Games can illicit a full range of feelings in players — joy, challenge, competition, sadness, defeat, and on and on, just as with other entertainment media: movies, television shows, video games, immersive theater …a new thing I’m totally psyched on right now; More on that topic in another post.

Previously in the PX series, I’ve suggested that immersion creates a feeling of being in the situation presented by the board, rules, and situation. Given that our emotional state can color any situation we find ourselves in (think how a person can say the same exact thing to you on separate occasions — if they catch you in a good mood, you may take it in a positive light, but in a bad mood, you might take those same words as antagonistic), let’s take the abstraction of feelings and immersion one level higher, and look at how a board game experience can influence emotions, and then in turn, those emotions can influence that experience, creating a feedback cycle.

Jack Sparrow

Jack Sparrow just invaded Yggdrasil during a game of Bloodrage.

Elliott describes emotions as preparation for action, or anticipation. This drives players as they live out the moments of the game; do they want to take a crazy risk just for the chance of a big payoff on an unlikely die roll, like an adrenaline junkie; do they want to ‘take on the world’ of the other players either by taking the solo role during Fury of Dracula or Scotland Yard, or simply by antagonizing every player until you’ve got a big target on your back; do they put on an air of braggadocio and shit-talking, only to anxiously stop as they are within striking distance of victory, and fear their poker face won’t hide it? Consider the following situational anecdotes from a few games through that lens: Continue reading

PX 7: Theme v. Mechanics

This is the seventh entry in a multi-part essay covering board game “Player Experience” or “PX”. The earlier installments set up some an awesome baseline we build on below, so head back and check them out!

49861595I’ve written before about how I like to approach designing — and I know that there’s a spread of opinion on the matter, some of which doesn’t agree with me. I also think it may be one of those topics that I ascribe way more contention to than actually exists in the game design-o-sphere :). But, nonetheless, the forces of theme and mechanics — most effective when optimally balanced — factor heavily into the Player Experience. Consider a game with ‘fiddly’ or complex mechanics, which intend to simulate a simple interaction, or to generate a simple outcome? (I can’t even come up with an example, because this would be a terrible game…) This would take away from the experience, and remove the player from the immersion. Contrast with a game like Onitama, which abstracts a complex martial arts showdown between two schools of kung fu masters in an arena-style duel. The theme is incredibly understated (which, cleverly, is further on-theme by reflecting an asian minimalism); the mechanics are also about as simple as can be, with an average teaching time of two minutes. This balance leads to players experiencing not only a sense of lightness as they control their pawns as “in-game”, the pieces are making moves they’ve rigorously trained, representing balance, concentration, and a similar ‘quickness’. There’s also a sense of zen, where choosing moves to make are like a koan: after making moves, they’re available to your opponent, and no longer available to you, until your opponent chooses to make it in reply. Here, the mechanics and the theme slot together perfectly, making the player experience incredibly tight, and ‘fight-like’: It’s short, the exertion is high (here in a mental sense rather than a physical on), and the flow between players is quick and fluid. Continue reading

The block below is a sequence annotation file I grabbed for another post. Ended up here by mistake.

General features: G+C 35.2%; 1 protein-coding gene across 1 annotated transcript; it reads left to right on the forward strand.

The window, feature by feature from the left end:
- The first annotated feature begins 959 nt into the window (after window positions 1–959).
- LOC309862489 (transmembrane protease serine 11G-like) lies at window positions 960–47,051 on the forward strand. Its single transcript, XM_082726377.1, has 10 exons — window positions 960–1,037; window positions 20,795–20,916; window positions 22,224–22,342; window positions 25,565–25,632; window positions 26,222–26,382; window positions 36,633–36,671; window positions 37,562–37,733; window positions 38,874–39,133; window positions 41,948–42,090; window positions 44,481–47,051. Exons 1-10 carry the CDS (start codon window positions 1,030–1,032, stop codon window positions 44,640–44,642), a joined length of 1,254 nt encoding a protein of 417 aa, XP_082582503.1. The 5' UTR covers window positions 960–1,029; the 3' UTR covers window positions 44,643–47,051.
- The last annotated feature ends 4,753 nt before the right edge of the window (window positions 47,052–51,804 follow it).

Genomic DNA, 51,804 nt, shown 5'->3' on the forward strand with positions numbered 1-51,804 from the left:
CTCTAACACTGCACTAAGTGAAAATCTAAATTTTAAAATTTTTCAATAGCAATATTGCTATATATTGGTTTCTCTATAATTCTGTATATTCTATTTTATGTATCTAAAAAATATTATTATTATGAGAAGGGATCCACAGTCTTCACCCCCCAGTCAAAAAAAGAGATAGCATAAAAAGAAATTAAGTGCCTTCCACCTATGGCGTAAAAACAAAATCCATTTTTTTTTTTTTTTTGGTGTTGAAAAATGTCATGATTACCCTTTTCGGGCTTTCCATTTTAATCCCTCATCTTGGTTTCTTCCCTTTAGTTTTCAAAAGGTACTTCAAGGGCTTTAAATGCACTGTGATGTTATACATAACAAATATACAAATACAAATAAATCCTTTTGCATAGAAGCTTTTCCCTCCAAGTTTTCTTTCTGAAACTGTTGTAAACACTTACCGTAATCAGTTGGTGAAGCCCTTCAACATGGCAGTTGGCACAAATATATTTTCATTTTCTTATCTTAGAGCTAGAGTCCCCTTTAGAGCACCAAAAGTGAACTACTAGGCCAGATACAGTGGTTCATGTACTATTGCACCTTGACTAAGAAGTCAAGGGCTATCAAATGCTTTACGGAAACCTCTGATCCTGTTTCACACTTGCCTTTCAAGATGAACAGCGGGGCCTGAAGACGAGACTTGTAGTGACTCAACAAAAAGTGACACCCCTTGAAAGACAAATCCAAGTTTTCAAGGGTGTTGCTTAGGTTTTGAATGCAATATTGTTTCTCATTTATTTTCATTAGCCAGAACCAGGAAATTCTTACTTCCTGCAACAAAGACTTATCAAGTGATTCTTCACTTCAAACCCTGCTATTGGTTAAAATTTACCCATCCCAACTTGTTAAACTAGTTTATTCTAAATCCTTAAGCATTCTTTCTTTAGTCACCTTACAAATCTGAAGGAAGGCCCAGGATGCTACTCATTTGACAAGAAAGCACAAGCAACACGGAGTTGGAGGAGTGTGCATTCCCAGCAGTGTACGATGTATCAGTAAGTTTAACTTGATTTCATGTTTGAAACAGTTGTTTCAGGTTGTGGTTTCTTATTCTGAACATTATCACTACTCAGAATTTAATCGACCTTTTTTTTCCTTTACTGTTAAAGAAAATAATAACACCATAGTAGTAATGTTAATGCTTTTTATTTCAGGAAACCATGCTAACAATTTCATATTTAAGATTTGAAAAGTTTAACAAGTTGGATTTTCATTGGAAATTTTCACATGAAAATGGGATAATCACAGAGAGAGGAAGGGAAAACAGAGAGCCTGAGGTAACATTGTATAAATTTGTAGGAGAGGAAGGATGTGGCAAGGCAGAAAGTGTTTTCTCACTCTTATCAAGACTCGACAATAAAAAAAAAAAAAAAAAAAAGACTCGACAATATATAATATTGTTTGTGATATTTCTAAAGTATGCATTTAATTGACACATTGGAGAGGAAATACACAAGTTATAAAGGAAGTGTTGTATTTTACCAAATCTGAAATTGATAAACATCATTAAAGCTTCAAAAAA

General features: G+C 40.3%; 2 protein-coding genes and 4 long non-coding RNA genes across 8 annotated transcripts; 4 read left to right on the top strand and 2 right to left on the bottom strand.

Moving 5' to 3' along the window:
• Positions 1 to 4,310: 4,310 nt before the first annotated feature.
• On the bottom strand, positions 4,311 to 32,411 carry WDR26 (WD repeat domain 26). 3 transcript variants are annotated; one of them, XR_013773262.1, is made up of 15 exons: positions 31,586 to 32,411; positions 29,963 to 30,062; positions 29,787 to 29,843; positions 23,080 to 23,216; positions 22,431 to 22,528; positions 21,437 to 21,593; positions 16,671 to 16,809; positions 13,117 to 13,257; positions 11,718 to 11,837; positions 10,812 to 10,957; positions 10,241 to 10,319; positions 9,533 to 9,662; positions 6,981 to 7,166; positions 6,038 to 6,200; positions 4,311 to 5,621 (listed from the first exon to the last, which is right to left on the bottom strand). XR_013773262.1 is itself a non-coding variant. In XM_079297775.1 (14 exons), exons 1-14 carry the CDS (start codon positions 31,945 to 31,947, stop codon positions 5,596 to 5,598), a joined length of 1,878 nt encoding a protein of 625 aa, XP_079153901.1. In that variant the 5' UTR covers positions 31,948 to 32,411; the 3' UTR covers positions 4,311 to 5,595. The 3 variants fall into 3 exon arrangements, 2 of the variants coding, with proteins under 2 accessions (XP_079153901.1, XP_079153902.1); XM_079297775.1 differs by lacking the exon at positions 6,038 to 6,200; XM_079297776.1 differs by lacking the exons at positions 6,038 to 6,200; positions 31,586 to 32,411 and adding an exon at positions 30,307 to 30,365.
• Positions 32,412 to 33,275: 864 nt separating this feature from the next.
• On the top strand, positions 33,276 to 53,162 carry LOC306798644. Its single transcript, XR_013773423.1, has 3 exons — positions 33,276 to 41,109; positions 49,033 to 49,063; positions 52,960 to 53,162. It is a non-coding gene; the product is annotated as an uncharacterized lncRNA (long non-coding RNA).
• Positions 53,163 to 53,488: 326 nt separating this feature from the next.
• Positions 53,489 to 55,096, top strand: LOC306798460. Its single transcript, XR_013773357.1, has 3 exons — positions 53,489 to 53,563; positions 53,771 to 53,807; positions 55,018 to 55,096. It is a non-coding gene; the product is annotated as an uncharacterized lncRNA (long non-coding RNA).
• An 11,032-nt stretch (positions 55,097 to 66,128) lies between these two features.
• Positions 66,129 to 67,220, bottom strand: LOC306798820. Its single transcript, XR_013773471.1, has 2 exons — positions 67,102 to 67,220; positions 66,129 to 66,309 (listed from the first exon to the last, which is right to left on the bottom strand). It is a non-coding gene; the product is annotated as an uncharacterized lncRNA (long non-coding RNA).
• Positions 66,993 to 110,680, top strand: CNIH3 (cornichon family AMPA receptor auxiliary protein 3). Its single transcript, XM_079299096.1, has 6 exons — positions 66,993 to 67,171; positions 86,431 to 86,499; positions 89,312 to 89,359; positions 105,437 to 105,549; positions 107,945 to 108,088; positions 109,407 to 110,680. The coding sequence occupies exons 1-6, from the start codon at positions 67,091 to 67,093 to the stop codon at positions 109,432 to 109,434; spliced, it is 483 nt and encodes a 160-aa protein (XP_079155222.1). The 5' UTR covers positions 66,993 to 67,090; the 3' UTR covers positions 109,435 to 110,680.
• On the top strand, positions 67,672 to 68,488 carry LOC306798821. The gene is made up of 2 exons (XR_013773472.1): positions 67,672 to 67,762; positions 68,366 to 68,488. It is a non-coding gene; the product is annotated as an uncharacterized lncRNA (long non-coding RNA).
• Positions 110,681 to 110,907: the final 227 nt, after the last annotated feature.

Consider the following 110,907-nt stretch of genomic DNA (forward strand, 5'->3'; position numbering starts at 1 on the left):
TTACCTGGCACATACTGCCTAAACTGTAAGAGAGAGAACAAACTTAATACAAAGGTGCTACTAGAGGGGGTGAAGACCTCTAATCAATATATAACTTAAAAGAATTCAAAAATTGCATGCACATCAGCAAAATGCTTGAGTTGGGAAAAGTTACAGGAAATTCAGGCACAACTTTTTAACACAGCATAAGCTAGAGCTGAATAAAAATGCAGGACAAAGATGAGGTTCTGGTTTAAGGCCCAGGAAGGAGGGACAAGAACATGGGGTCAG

PX 6: Player Experience Beyond the Time Box

This is the sixth entry in a multi-part essay covering board game “Player Experience” or “PX”. We’ll reference a few earlier installments below, so maybe peek back at them before coming back here!